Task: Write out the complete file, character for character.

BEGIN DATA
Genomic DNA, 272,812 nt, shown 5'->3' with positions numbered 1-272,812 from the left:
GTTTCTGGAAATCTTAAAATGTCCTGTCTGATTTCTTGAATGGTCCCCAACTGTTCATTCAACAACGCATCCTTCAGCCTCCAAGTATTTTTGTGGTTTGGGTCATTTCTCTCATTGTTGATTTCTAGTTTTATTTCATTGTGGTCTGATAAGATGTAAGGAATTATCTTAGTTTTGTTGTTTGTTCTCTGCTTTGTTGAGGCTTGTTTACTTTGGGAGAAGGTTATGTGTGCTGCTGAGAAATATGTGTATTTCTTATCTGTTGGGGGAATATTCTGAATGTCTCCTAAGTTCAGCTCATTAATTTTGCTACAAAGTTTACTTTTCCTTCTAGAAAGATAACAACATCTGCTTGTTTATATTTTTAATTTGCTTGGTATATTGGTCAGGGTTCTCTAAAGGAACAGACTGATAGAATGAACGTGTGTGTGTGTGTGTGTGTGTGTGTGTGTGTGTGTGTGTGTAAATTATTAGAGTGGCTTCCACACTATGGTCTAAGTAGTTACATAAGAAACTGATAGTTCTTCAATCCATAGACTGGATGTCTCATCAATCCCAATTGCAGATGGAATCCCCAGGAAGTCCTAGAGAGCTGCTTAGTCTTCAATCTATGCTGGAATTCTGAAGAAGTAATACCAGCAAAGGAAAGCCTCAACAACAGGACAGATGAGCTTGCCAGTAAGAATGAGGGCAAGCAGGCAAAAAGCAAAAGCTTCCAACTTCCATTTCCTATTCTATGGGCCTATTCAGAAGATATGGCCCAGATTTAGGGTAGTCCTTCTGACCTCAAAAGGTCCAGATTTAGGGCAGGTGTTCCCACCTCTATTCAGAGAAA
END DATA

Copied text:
Genomic DNA, 272,812 nt, shown 5'->3' with positions numbered 1-272,812 from the left:
GTTTCTGGAAATCTTAAAATGTCCTGTCTGATTTCTTGAATGGTCCCCAACTGTTCATTCAACAACGCATCCTTCAGCCTCCAAGTATTTTTGTGGTTTGGGTCATTTCTCTCATTGTTGATTTCTAGTTTTATTTCATTGTGGTCTGATAAGATGTAAGGAATTATCTTAGTTTTGTTGTTTGTTCTCTGCTTTGTTGAGGCTTGTTTACTTTGGGAGAAGGTTATGTGTGCTGCTGAGAAATATGTGTATTTCTTATCTGTTGGGGGAATATTCTGAATGTCTCCTAAGTTCAGCTCATTAATTTTGCTACAAAGTTTACTTTTCCTTCTAGAAAGATAACAACATCTGCTTGTTTATATTTTTAATTTGCTTGGTATATTGGTCAGGGTTCTCTAAAGGAACAGACTGATAGAATGAACGTGTGTGTGTGTGTGTGTGTGTGTGTGTGTGTGTGTGTGTGTAAATTATTAGAGTGGCTTCCACACTATGGTCTAAGTAGTTACATAAGAAACTGATAGTTCTTCAATCCATAGACTGGATGTCTCATCAATCCCAATTGCAGATGGAATCCCCAGGAAGTCCTAGAGAGCTGCTTAGTCTTCAATCTATGCTGGAATTCTGAAGAAGTAATACCAGCAAAGGAAAGCCTCAACAACAGGACAGATGAGCTTGCCAGTAAGAATGAGGGCAAGCAGGCAAAAAGCAAAAGCTTCCAACTTCCATTTCCTATTCTATGGGCCTATTCAGAAGATATGGCCCAGATTTAGGGTAGTCCTTCTGACCTCAAAAGGTCCAGATTTAGGGCAGGTGTTCCCACCTCTATTCAGAGAAA